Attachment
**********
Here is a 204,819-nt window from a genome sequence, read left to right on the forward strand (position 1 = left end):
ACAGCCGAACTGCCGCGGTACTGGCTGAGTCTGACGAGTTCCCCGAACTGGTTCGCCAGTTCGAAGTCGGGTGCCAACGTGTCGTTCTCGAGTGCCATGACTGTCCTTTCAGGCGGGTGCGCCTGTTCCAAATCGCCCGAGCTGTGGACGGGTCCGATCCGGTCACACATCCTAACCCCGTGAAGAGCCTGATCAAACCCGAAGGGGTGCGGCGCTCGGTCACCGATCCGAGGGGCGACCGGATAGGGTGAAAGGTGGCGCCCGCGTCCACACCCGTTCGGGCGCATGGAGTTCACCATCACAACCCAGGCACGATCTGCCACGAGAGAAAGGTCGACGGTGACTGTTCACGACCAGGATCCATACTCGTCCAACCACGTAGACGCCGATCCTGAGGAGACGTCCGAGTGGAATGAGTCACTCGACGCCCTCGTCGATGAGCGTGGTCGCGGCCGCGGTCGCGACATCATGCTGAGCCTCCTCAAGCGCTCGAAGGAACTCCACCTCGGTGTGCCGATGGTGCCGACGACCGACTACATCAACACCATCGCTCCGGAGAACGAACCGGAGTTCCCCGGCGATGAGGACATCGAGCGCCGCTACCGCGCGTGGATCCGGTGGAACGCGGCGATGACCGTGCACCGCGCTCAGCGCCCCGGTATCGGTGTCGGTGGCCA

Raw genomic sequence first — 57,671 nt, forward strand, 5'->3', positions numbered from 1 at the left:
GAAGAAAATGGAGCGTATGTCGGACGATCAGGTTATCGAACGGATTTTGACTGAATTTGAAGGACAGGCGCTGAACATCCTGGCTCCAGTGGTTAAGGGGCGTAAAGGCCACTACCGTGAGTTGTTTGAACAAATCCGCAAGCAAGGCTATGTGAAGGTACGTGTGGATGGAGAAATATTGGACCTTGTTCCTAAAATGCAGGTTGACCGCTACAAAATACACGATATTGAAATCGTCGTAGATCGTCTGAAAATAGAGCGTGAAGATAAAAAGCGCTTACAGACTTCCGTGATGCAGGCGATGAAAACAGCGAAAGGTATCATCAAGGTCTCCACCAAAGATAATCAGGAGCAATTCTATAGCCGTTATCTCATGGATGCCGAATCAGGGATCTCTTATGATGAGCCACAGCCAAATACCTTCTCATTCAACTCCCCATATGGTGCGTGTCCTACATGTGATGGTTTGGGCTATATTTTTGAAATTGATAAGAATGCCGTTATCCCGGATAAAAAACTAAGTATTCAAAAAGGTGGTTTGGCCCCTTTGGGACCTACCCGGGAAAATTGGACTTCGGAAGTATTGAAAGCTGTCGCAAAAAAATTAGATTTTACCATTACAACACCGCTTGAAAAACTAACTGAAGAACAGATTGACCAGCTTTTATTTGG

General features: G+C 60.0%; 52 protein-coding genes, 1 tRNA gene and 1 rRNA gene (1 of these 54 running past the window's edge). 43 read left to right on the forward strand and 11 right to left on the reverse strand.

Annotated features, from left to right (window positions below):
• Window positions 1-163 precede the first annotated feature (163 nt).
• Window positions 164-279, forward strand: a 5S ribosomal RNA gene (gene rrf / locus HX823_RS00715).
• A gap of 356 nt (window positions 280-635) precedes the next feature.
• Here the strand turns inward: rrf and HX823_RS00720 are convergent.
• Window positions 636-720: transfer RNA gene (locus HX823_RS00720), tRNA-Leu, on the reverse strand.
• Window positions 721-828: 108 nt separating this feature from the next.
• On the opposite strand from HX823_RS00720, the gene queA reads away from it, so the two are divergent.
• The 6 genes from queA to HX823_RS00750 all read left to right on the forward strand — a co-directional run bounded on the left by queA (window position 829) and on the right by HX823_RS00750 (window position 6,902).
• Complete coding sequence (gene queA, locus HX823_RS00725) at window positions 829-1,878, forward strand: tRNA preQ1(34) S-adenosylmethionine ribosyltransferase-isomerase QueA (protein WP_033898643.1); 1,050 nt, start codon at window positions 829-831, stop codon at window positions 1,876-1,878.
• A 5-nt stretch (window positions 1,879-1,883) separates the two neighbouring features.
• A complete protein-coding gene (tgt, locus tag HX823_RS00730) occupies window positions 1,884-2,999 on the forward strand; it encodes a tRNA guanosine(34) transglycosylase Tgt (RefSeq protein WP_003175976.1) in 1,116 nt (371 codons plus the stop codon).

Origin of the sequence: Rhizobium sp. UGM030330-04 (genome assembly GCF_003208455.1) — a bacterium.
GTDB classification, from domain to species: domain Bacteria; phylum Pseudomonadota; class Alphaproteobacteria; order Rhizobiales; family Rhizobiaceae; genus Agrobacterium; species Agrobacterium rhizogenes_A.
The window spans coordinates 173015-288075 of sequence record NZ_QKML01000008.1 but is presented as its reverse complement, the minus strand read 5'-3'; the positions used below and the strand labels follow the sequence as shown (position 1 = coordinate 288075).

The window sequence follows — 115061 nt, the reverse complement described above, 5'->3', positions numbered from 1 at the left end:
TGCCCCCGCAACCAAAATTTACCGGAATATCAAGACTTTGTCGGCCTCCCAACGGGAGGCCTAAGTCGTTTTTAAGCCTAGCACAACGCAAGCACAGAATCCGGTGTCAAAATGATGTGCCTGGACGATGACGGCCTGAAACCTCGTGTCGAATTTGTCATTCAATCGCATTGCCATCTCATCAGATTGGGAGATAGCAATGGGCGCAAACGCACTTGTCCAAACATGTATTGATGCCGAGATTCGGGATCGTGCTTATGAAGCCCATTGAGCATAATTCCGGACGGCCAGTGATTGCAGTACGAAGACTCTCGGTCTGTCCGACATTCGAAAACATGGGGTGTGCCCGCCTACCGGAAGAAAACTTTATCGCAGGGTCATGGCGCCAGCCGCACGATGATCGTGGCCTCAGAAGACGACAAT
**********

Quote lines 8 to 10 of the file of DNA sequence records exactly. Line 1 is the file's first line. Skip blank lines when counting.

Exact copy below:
• Window positions 164-279, forward strand: a 5S ribosomal RNA gene (gene rrf / locus HX823_RS00715).
• A gap of 356 nt (window positions 280-635) precedes the next feature.
• Here the strand turns inward: rrf and HX823_RS00720 are convergent.